AAO-HNSF’s first Qualified Clinical Data Registry
As the Registry Task Force, chaired by Lisa E. Ishii, MD, MHS, completes its work to define what will be otolaryngology’s initial Qualified Clinical Data Registry (QCDR), it is appropriate to go over some basics related to clinical registries.
By James C. Denneny III, MD, AAO-HNS/F EVP/CEO
As the Registry Task Force, chaired by Lisa E. Ishii, MD, MHS, completes its work to define what will be otolaryngology’s initial Qualified Clinical Data Registry (QCDR), it is appropriate to go over some basics related to clinical registries. Registries can be used for a variety of purposes and can be classified based on the type of data collected, as well as the time frame for collection. The most common are product/device registries, health services registries, and disease process registries. Data collection can be either a single-point collection or longitudinal study format. Providers participate in registries to report quality measures and participate in value-based payment systems; improve quality of care through enhanced population management; participate in recognition and certification programs (MOC); inform treatment decisions; and create data for scientific clinical research.
Probably the task force’s most important decision is how otolaryngology would best utilize a QCDR. The range of options includes public reporting; informing guideline development and supporting performance measure development; demonstrating clinical effectiveness; supporting quality improvement; demonstrating payer value; informing alternative payment models; and maintenance of certification and licensure. Once those priorities are determined, the task force will proceed with validation of its decision both internally within the specialty and externally to determine the interest of other stakeholders for the use of clinical data related to otolaryngology. This validation will be done through a combination of surveys and/or interviews with the key stakeholder groups. This will help inform whether the registry will be procedure-based, condition-based, or population-based. The method of data collection will be critical. Ideally, most data can be extracted from existing electronic medical records systems. However, web-based systems can also be quite effective. We also have been conducting interviews with other registry providers to gather information on best practices in registry development, identify key vendors, and gather feedback on lessons learned given the complexity of registry development.
Once these determinations are made, the process of selecting the best vendor begins. The AAO-HNS has retained Avalere as a consultant to assist in this process. There are a number of active QCDRs operating, and their experience and diversity will be beneficial in assisting the task force in narrowing the options. Equally important and challenging will be the selection of the clinical topics that make the most sense and will apply most broadly to otolaryngology. Clinical domains, such as sinusitis, hoarseness, otitis media, tonsillitis, and cerumen impaction, will be considered, as will common procedures, such as laryngoscopy, nasal endoscopy, tonsillectomy, and myringotomy tube placement. After the registry is functioning, additional clinical conditions or procedures can be added in a phased approach so that, ultimately, the registry will represent the full spectrum of our specialty.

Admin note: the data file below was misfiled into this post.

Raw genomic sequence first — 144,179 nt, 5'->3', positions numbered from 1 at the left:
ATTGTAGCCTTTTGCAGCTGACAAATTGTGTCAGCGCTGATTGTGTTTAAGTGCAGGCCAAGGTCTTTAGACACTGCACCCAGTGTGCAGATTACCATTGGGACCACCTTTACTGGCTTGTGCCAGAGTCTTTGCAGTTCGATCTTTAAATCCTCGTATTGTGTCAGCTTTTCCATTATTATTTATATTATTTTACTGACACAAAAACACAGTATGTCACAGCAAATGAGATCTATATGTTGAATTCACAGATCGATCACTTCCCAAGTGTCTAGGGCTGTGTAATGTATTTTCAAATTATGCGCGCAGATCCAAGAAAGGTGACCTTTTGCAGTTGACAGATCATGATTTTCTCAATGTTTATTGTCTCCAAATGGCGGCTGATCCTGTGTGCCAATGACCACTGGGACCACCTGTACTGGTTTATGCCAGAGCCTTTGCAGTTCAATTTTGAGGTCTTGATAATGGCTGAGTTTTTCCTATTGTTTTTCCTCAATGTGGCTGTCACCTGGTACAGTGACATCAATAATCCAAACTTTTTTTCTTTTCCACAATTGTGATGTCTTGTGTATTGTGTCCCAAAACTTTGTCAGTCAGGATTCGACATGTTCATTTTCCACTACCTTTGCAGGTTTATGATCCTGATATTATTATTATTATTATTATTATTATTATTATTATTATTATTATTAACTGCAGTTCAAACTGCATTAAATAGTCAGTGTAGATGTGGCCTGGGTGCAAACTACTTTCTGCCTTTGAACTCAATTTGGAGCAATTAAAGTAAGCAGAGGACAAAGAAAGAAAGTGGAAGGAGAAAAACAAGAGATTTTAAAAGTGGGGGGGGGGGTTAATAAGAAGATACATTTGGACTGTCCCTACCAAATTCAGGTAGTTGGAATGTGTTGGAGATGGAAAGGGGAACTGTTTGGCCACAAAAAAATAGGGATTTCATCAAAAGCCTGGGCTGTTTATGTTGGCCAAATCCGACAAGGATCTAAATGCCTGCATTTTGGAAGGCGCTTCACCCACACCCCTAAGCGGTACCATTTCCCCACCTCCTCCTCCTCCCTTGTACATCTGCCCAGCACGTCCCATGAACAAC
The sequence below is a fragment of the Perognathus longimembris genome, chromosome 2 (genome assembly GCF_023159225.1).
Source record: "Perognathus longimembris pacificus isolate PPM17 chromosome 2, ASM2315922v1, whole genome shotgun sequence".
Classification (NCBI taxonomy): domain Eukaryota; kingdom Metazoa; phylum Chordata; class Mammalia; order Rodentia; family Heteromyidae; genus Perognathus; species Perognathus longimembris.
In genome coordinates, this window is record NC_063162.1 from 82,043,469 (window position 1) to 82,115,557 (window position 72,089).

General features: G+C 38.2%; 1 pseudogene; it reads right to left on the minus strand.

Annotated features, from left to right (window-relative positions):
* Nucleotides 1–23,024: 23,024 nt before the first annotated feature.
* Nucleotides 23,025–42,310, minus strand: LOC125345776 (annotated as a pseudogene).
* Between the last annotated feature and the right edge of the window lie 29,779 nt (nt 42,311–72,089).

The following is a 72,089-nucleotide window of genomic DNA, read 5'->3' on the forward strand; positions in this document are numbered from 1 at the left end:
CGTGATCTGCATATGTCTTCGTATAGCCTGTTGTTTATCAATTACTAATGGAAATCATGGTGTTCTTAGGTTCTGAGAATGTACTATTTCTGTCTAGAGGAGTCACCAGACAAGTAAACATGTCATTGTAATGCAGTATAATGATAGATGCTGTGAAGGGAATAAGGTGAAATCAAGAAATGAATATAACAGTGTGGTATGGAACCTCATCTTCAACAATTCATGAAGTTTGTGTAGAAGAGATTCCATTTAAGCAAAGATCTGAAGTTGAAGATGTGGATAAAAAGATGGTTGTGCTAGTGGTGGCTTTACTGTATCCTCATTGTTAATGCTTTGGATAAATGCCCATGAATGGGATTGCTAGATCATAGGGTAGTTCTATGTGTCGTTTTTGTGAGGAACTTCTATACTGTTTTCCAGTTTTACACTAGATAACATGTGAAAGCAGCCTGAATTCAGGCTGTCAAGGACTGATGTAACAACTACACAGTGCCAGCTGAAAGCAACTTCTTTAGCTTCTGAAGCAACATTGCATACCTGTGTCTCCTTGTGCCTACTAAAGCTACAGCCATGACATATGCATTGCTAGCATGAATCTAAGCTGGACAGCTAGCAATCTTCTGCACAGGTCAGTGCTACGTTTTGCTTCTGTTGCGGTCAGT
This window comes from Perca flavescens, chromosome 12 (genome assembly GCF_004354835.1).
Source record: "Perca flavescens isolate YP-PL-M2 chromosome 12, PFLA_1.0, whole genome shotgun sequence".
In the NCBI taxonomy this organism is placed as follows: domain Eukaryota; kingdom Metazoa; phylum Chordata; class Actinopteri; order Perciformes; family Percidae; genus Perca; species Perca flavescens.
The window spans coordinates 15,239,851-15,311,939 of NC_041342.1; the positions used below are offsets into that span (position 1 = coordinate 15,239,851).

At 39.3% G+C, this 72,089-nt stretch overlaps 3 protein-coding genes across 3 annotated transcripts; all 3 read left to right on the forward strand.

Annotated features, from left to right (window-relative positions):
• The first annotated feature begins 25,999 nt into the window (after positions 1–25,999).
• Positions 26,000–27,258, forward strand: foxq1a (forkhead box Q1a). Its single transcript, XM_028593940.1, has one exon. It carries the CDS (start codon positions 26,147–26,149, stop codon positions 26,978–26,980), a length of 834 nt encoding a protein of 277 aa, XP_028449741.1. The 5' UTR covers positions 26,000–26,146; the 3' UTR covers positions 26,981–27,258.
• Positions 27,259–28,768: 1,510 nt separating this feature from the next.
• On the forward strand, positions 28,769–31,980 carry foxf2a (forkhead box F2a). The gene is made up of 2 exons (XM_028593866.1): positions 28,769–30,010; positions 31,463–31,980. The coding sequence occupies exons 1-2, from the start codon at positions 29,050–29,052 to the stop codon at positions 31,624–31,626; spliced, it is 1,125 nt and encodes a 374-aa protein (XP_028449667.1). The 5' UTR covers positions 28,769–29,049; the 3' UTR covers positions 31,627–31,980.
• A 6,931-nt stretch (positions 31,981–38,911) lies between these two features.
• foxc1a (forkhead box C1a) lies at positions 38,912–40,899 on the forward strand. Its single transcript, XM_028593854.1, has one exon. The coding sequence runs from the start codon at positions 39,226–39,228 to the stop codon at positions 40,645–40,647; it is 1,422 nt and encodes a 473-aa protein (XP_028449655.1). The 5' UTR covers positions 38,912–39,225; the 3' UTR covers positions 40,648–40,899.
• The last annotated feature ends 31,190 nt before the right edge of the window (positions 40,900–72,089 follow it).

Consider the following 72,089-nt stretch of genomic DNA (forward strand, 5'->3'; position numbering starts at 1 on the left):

One of the great concerns that our Members have revolves around the ability, as well as the difficulty, of reporting quality measures. The recent passage of H.R. 2, repealing the SGR and codifying future quality parameters, consolidated the reporting requirements to center on quality, resource use, meaningful use, and clinical practice improvement. While on the surface this appears to complicate reporting responsibilities for practitioners, the clear commitment to quality as a major feature in future payment models sets the course for physicians to meaningfully participate going forward. The knowledge that this will be required allows us to proceed and develop the tools necessary for our Members to be effective participants in this type of system. This new law also reinforces the roles and utility of QCDRs. QCDR designation is important because it allows those Members participating in the registry to meet Medicare quality reporting requirements by virtue of their participation.
Our timing could not be better in terms of starting this initiative. Many with existing registries today will have to make significant adjustments to their platforms to maximize the registry’s utility in meeting these new quality reporting requirements. A specialty-based QCDR can be used to report on all four areas of focus within the new Medicare payment model. The production of new performance measures and practical quality outcomes measures can be expedited and approved using the registry format. This will allow specialties, such as otolaryngology, with a broad spectrum of clinical expertise, the ability to accelerate the production of meaningful reporting and patient improvement instruments representing the needs of our Members and their patients. Look for future articles in the Bulletin and ongoing updates through ENTConnect and the Academy website. In addition, we are planning a registry Miniseminar immediately following the Opening Ceremony at the Annual Meeting.